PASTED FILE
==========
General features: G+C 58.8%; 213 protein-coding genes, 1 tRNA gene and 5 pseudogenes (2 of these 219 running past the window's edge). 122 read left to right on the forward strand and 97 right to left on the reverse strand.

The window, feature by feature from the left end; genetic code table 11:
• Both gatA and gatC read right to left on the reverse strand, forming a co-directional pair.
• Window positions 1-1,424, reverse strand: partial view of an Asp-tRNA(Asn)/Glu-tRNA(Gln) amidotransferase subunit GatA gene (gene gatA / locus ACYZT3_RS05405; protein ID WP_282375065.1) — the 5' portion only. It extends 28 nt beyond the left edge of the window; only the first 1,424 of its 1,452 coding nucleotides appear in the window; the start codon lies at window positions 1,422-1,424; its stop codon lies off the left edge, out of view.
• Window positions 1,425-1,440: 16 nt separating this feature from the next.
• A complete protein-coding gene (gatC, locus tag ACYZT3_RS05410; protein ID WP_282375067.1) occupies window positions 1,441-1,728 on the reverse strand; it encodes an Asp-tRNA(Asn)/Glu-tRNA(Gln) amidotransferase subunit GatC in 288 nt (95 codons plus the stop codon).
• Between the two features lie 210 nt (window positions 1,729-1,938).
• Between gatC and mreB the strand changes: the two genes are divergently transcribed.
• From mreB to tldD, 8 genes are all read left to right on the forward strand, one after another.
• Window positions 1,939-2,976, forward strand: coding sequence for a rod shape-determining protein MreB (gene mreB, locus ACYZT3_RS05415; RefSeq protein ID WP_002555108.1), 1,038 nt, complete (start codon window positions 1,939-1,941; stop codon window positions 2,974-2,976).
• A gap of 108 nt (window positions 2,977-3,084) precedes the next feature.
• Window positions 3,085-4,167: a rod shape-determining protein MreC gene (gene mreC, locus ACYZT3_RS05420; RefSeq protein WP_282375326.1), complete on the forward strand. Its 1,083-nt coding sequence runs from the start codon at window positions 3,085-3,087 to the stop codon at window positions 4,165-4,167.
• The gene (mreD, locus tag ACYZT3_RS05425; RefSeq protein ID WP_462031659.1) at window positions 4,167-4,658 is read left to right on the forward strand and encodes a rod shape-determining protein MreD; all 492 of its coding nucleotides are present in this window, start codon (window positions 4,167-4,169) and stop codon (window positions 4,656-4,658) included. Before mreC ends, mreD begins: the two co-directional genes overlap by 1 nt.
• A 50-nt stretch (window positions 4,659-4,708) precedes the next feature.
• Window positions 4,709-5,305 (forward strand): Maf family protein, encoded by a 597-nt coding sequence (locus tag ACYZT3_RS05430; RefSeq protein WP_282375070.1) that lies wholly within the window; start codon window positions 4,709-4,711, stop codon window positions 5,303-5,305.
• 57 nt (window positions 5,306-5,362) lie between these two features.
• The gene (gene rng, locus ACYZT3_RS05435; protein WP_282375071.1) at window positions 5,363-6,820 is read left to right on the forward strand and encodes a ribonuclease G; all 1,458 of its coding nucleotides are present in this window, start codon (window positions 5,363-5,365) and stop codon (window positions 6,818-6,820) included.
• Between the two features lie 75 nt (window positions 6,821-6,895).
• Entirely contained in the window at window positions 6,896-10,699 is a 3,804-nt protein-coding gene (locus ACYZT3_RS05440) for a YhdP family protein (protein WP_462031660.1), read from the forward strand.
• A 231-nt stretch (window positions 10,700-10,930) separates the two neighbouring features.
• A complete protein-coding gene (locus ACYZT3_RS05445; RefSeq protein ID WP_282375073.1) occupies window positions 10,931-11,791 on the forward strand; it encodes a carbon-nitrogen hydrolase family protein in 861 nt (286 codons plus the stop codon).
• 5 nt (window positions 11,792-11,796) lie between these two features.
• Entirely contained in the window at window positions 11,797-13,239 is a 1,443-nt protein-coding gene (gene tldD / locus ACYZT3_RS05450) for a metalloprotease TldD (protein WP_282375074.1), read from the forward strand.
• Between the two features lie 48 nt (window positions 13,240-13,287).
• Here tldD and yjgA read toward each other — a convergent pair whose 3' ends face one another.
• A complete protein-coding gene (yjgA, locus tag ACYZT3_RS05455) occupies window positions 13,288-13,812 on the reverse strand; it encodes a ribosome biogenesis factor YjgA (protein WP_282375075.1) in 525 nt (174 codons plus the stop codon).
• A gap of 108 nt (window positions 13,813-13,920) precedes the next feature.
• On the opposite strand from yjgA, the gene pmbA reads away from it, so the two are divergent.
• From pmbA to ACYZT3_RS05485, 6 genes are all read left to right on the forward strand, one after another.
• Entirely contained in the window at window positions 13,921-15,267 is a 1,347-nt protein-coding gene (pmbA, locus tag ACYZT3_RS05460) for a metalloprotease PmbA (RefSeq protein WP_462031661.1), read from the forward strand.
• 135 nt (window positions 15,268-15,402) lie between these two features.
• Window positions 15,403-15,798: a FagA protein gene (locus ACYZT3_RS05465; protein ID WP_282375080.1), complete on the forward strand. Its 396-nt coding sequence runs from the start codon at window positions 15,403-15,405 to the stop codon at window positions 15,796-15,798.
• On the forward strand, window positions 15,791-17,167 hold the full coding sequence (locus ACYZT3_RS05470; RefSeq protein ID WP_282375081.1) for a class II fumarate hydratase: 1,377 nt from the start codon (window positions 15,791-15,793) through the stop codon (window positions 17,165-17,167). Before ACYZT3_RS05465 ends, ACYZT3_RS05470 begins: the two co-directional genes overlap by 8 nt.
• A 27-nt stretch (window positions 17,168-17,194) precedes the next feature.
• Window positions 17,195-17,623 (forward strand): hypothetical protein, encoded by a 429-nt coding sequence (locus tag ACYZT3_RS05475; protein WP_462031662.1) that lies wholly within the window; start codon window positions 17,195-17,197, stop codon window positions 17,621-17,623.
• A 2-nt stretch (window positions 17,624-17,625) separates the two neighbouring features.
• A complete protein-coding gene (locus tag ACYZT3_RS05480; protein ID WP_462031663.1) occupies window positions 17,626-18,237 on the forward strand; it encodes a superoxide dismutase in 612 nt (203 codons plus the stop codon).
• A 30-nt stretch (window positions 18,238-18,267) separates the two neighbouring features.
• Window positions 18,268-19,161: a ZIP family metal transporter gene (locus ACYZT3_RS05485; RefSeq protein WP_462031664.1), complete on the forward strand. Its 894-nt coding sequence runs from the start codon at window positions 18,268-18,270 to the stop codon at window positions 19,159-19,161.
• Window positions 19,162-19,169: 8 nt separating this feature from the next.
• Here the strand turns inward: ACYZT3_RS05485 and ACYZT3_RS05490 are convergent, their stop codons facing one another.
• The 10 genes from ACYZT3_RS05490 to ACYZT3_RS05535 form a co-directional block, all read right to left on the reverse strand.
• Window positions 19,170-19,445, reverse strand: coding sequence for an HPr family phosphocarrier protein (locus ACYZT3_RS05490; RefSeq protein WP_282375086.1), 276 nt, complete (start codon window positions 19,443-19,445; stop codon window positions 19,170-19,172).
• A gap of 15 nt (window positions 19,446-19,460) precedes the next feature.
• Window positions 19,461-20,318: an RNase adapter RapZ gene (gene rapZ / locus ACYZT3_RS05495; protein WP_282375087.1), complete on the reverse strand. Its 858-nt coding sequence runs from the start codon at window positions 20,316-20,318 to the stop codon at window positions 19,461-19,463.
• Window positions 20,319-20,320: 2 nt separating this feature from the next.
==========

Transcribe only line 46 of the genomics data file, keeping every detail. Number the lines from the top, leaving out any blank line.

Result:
• Window positions 20,319-20,320: 2 nt separating this feature from the next.